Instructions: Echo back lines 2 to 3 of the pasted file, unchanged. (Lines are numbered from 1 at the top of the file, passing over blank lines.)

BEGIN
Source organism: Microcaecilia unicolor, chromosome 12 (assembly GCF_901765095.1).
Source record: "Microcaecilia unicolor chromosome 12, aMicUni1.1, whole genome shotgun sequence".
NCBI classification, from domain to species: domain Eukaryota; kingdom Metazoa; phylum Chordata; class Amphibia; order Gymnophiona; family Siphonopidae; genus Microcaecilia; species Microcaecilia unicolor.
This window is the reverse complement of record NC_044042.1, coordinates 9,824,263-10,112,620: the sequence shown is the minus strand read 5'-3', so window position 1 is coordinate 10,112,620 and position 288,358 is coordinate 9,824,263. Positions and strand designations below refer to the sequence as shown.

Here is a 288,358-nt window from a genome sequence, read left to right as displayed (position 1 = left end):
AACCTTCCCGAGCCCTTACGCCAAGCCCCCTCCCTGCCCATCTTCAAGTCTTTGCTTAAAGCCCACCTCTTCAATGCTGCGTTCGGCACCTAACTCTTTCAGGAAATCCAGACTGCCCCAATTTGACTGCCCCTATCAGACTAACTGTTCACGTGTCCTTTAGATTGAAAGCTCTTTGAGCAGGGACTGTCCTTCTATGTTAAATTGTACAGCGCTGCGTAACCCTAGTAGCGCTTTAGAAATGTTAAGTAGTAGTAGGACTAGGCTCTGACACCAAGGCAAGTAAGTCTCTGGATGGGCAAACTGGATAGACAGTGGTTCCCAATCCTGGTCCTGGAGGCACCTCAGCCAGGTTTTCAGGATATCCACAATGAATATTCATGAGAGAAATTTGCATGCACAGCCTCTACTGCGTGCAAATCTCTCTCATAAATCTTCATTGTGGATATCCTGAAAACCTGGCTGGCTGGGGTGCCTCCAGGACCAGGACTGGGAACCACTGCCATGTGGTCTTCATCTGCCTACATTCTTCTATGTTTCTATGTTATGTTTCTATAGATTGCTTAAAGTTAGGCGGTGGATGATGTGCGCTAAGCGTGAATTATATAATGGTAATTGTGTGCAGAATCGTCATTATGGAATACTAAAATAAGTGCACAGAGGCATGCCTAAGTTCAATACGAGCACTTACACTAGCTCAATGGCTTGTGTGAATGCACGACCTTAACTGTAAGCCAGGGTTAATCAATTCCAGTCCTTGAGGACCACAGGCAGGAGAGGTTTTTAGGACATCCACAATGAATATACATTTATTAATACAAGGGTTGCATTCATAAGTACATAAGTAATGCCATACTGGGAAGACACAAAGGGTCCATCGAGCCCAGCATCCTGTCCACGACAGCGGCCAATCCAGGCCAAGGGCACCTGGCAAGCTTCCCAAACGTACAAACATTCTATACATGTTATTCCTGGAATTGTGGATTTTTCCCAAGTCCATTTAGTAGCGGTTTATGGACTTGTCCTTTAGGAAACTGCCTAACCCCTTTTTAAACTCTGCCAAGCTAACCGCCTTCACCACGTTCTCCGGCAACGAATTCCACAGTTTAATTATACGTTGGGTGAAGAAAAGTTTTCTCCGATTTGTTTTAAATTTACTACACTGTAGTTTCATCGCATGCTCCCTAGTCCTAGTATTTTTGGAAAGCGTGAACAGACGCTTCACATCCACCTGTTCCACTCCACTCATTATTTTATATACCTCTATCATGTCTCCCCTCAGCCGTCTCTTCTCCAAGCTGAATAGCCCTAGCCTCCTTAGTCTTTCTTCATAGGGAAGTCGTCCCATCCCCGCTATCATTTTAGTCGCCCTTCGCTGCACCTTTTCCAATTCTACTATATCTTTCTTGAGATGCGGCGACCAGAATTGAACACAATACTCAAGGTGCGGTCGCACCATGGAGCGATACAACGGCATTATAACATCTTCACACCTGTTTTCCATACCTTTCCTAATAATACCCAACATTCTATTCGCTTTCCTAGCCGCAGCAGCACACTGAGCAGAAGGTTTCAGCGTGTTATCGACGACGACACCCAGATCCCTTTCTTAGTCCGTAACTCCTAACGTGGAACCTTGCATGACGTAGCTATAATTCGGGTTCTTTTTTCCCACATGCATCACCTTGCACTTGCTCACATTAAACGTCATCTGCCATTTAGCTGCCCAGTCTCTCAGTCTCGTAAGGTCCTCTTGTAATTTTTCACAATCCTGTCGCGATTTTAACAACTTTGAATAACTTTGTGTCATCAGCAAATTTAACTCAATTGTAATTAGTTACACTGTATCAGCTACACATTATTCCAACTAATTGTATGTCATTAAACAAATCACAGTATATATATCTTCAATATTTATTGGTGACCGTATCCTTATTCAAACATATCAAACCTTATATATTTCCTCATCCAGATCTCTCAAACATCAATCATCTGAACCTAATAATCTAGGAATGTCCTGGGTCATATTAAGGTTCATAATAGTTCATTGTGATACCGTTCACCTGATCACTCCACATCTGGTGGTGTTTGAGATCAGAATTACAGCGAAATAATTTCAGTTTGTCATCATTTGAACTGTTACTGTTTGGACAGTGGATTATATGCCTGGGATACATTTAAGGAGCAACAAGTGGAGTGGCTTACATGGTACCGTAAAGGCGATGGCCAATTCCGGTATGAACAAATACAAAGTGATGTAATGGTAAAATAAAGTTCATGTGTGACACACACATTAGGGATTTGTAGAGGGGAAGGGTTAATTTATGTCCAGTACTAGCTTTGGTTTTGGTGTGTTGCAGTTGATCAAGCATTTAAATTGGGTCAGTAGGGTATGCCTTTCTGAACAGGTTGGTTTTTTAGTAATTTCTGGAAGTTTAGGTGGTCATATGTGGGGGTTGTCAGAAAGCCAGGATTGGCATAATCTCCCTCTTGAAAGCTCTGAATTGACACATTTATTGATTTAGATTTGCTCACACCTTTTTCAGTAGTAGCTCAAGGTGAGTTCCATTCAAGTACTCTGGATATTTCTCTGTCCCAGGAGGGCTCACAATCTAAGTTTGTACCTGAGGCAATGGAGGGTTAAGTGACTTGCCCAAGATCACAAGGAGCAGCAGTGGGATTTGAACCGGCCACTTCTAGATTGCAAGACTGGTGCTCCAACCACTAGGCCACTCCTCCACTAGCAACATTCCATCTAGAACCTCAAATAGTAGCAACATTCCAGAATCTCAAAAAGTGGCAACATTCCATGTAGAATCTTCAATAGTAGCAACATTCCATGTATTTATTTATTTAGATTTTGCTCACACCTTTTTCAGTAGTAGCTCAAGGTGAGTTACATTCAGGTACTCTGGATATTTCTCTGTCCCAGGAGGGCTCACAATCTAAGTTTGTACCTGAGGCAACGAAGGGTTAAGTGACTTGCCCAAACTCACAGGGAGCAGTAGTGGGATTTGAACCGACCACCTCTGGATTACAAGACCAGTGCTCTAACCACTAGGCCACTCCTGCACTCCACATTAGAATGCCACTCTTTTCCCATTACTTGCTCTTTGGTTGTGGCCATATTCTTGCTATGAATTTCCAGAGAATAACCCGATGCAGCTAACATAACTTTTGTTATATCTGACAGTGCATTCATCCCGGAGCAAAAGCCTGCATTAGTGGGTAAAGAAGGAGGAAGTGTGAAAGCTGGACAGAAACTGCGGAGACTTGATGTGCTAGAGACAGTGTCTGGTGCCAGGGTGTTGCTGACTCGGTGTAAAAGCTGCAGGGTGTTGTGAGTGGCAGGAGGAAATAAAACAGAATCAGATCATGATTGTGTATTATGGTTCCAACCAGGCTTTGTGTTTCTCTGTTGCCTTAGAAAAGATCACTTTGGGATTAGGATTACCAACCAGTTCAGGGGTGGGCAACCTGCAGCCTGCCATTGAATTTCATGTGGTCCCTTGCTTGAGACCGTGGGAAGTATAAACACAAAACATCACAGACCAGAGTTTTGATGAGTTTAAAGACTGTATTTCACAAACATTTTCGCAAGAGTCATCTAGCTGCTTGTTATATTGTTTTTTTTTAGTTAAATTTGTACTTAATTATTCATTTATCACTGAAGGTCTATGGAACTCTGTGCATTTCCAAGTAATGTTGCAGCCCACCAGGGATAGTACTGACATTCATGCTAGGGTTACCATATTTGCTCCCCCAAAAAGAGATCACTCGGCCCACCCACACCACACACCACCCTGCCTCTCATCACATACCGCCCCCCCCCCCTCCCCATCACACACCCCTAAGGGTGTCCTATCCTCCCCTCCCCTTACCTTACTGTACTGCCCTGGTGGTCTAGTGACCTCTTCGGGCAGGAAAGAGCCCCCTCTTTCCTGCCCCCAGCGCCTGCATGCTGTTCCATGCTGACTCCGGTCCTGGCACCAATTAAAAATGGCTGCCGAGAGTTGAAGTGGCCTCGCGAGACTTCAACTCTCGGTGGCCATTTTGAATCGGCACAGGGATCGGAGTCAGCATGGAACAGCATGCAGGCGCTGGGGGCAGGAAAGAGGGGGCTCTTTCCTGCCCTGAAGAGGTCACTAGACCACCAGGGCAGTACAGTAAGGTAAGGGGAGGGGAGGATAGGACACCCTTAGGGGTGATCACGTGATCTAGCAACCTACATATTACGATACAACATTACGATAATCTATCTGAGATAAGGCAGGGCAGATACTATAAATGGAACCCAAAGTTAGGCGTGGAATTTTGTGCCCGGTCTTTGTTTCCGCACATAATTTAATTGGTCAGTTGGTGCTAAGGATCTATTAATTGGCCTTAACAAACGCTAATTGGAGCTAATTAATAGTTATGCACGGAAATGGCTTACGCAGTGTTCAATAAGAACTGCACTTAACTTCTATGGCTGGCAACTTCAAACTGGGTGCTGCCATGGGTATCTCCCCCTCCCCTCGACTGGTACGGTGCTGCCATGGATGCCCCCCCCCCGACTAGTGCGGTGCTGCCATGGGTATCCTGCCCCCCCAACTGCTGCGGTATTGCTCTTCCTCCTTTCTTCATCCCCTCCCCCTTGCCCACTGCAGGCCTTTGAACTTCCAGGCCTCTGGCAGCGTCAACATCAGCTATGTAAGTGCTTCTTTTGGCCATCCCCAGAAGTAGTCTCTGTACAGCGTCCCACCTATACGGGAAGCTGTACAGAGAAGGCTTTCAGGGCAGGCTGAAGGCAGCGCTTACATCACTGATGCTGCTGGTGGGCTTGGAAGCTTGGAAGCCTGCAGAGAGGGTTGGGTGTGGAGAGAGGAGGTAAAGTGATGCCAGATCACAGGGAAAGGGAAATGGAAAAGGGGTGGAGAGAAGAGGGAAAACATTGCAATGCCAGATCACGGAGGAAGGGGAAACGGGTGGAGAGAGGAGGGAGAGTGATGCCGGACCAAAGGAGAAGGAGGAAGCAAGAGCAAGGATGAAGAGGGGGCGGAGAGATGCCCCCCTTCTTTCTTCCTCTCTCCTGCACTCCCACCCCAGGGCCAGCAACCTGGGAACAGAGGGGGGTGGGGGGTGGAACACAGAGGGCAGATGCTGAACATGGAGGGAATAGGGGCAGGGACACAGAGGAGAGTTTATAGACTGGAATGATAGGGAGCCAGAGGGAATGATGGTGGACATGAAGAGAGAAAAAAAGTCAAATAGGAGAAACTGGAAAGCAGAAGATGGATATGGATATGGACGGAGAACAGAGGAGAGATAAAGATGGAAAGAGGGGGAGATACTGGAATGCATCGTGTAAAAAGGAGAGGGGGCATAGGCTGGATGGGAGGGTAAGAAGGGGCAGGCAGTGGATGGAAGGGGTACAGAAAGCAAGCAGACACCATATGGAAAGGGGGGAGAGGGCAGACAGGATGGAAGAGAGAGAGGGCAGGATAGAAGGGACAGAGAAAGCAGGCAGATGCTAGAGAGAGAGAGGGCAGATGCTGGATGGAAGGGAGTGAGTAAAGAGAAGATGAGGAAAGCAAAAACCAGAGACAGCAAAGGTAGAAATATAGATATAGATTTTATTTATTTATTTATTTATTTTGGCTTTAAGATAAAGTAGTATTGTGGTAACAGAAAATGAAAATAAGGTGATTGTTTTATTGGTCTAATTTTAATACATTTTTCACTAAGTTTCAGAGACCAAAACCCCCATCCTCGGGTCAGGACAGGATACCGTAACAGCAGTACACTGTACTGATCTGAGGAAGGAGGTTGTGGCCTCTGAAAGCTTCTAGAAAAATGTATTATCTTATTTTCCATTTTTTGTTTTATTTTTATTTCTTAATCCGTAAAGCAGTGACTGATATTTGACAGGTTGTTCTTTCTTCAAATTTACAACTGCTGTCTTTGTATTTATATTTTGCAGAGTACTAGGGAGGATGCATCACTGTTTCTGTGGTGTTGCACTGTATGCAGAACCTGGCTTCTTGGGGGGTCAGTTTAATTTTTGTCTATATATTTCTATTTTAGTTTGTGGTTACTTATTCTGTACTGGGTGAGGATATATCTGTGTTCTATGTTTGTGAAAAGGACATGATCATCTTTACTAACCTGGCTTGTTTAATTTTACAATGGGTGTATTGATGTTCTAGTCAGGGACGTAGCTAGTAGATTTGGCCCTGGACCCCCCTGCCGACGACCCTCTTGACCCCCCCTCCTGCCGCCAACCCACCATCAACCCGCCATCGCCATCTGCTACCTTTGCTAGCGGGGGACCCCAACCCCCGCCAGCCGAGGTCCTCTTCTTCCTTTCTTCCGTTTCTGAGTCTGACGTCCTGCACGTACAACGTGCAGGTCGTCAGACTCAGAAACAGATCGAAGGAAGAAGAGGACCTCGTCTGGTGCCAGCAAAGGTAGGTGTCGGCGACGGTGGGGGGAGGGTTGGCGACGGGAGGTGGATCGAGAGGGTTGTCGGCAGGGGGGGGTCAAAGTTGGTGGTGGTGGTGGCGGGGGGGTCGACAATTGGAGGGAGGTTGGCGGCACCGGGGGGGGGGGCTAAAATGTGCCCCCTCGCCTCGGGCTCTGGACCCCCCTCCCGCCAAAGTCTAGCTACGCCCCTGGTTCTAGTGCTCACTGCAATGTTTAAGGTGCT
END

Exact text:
Source record: "Microcaecilia unicolor chromosome 12, aMicUni1.1, whole genome shotgun sequence".
NCBI classification, from domain to species: domain Eukaryota; kingdom Metazoa; phylum Chordata; class Amphibia; order Gymnophiona; family Siphonopidae; genus Microcaecilia; species Microcaecilia unicolor.